we must be wary of allowing any political ideology to blind us to objective reality. Our individual rights must be balanced against the rights of others
Quite what this means nobody knows. Does the Guardian’s David Grimes define a right as something we are entitled to? In which case he intends that some people must be exploited to provide the means of sustenance to another group who form the political ends. Or does he define a right as a moral sanction upon an action or state of being in which case rights are self-limiting by definition (you are free to swing your hand as you wish, until it meets another man’s nose). On that definition he is writing a repetitive sentence that no libertarian would disagree with. Or perhaps rights to David Grimes, are merely a filthy mechanism by which to grab things? Is he saying that the grabbing of things by one person is necessarily limited by the sordid desire of others to grasp things also? In which case he should not have written the sentence at all as he as succeeded in saying nothing about what those limits are or how to determine them.
I suspect the real purpose of the Grimes’ Guardian article – an article which lines up a series of straw men to portray libertarians as anti-science – is to promote the values of the paper. The paper puts it’s values into articles and publishes them, but it cannot force anyone to read them. Perhaps the paper measures which articles get read most and proceeds to experiment with different kinds to find what is popular. Perhaps it has found that articles insulting the intellectual honesty of the growing libertarian movement do rather well and has therefore decided – scientifically – to further its values by writing insulting articles about libertarians?
Did you spot the flaw in this grimy reasoning? Even if well read articles promote your values, it does not follow that articles which are well read promote your values, however much your traffic statistics explode. To promote your values your articles should contain them and they should be true and accurate. People who operate in this way have missed the point of all those analytics, and has end up using advanced data-mining techniques merely to find the best strategy to troll the British public.
As for feeding the troll with an actual response, I admit I have made that error. If only because it is already written, here it is:
often, these fiercely individualist and regulation-adverse philosophies clash with science, with hugely detrimental consequences.
Climate change illustrates this well, because despite overwhelming evidence of anthropogenic influence, there is a tendency for those with pronounced free-market views to reject the reality of global warming. The reason underpinning this is transparent – if one accepts human-mediated climate change, then supporting mitigating action should follow. But the demon of regulation is a bridge too far for many libertarians. Given that climate change affects everyone whether they consent to it or not, then unregulated use of natural resources infringes the property rights of others and is ideologically equivalent to trespass, so the tenuous property rights house of cards comes crashing down.
When faced with this ideological dilemma, free-market advocates often resolve the cognitive dissonance by simply rejecting the reality of climate change,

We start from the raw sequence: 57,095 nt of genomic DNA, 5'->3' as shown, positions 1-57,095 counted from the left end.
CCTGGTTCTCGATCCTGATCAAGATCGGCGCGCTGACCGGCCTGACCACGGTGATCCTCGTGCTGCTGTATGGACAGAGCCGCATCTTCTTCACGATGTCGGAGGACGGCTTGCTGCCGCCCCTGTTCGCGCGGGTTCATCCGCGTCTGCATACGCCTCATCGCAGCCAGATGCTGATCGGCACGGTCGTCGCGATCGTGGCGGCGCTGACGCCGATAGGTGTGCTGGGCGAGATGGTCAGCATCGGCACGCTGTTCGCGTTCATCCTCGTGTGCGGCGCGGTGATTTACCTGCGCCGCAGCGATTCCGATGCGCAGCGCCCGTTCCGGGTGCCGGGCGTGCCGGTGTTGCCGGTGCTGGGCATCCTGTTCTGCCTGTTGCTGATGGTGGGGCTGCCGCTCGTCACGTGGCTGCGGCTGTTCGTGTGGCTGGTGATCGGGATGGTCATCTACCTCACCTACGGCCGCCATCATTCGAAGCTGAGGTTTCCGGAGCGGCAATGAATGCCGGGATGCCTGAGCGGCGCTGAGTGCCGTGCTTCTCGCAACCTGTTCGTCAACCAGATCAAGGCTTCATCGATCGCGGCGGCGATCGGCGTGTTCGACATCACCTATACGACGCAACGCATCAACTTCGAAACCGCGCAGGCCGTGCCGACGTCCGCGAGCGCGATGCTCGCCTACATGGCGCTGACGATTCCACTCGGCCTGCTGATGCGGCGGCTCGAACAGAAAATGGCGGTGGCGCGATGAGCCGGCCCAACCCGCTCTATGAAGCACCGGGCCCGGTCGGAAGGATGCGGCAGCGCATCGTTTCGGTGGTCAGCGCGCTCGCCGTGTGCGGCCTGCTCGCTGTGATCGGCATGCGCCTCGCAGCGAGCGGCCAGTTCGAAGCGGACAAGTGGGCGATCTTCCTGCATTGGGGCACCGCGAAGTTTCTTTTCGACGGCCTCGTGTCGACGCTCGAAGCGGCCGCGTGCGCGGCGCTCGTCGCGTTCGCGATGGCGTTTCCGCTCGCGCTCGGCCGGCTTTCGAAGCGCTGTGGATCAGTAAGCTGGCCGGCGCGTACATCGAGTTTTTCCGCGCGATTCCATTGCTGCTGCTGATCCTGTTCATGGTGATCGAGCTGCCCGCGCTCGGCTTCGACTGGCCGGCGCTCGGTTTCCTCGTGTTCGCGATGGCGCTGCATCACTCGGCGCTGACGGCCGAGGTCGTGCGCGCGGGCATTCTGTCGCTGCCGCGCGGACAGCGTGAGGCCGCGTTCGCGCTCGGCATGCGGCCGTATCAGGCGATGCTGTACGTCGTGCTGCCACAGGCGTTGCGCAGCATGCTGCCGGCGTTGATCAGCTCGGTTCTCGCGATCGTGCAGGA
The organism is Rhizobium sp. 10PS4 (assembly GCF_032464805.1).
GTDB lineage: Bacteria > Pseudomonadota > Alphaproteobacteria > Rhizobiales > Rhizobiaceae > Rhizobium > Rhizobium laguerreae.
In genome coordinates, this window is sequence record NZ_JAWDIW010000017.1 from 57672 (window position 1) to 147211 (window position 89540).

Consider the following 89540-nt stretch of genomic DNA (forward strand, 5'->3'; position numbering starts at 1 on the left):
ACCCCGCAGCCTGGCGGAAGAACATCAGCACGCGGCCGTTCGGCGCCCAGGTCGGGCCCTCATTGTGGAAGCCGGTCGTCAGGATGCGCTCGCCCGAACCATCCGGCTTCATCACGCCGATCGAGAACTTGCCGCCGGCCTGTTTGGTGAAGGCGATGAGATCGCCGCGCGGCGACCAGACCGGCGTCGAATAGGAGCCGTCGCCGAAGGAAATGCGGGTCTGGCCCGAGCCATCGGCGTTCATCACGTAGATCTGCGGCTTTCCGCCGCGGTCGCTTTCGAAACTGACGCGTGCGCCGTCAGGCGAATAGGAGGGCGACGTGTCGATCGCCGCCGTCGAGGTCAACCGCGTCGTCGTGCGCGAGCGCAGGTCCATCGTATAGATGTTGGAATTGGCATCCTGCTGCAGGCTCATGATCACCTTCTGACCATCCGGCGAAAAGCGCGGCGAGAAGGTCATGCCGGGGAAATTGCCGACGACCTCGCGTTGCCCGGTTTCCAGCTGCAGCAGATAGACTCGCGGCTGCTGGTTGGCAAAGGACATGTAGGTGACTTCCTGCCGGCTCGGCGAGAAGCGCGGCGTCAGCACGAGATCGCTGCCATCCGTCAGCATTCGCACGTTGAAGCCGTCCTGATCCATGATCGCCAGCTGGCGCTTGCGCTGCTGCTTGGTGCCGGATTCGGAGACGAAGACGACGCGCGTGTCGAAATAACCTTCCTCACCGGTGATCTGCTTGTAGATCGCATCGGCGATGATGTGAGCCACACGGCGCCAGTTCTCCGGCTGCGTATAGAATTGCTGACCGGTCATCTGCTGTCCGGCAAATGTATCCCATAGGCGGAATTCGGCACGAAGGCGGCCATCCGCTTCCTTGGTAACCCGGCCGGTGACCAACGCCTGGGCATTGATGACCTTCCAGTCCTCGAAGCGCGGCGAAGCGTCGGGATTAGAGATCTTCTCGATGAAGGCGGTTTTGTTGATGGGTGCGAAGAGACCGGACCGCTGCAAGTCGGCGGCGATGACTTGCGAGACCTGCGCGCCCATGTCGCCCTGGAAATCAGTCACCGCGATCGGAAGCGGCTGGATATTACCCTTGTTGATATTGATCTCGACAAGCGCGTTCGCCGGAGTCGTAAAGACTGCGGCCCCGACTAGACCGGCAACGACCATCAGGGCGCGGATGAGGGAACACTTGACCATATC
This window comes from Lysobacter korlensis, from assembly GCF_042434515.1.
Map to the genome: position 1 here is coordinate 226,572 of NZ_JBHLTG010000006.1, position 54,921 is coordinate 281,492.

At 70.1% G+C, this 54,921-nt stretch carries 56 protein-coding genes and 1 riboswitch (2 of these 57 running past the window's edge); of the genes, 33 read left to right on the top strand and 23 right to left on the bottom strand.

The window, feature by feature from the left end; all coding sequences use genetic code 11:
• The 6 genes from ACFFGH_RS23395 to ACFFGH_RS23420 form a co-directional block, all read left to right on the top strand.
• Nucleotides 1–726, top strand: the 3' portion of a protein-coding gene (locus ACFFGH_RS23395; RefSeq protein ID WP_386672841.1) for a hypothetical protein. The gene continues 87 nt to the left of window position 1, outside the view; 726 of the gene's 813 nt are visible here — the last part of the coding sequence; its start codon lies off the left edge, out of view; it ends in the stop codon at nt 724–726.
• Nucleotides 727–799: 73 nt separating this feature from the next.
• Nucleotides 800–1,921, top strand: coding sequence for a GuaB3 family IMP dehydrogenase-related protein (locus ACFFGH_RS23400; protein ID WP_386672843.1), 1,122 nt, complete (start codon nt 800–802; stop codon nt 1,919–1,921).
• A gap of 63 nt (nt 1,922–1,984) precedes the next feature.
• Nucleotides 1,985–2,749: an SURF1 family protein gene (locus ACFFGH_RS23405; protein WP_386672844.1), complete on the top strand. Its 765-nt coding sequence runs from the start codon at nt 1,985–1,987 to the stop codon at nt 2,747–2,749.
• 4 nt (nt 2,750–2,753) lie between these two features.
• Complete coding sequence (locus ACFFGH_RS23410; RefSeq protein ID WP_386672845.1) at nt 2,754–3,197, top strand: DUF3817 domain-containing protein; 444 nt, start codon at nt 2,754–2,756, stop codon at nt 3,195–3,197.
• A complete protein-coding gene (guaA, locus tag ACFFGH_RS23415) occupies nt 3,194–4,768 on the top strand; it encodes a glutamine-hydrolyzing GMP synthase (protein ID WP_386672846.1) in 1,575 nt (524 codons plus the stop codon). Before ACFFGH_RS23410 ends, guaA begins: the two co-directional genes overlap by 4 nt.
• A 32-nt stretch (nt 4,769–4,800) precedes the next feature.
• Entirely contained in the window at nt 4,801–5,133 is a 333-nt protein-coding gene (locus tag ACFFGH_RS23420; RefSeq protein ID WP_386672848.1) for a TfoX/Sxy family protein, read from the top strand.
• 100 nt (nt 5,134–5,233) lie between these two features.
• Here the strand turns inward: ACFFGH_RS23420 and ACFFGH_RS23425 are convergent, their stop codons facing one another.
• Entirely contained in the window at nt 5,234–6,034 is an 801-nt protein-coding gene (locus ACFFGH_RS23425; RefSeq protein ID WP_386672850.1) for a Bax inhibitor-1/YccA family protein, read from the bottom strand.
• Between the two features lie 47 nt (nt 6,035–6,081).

UN scientists have been caught splicing instrumental data into the end of their climate projections. The splicing meant that a predicted decline in temperature was hidden from readers of the IPCC’s report. The bit of a line that would have angled downwards was replaced with a line that angled upwards. This was utter fraud.
Instead of replacing the modelled prediction, the instrumental data should be used to validate the models by displaying both lines. If the models of past climate, when applied to current observations, do not match the instrumental record then the model is falsified. If A predicts B and C is what happens then A is wrong. The hacked emails that explained that this action was to “hide the decline”, do not use that word to describe current trends, but to describe a feature of their predicted climate variations that does not match current trends. Hiding the decline avoided the need to admit that the experiment has succeeded in proving the model wrong.
Did libertarians discover this fraud because they were suffering from motivational biases? Perhaps they did, but the scientific commentary they made available shows a deep respect for science, and a desire for science to be above such biases. Their suspicions that the science is flawed stands up as entirely plausible, and the IPCC’s failure to address this concern is deeply worrying.
I do not dispute that fraud in medical studies occasionally happens, and I do not believe it is not supported by anyone’s ideology. The difference between the fraud by the IPPC and fraud by Big Pharma is a difference of degree in which Big Pharma stand accused of a lesser but still serious sin. However, such fraud is at least understandable given the massive costs imposed by regulators. Politically, most libertarians would seek to allow multiple market based approaches to validating the safety and efficacy of medicines, believing this will allow the risk-averse to leverage from the experiences of the more reckless and encourage innovation in the methods of validation. Such innovation would represent better science and would drive down the cost of safety assurance, meaning that more safety could be afforded without preventing drugs from coming to market.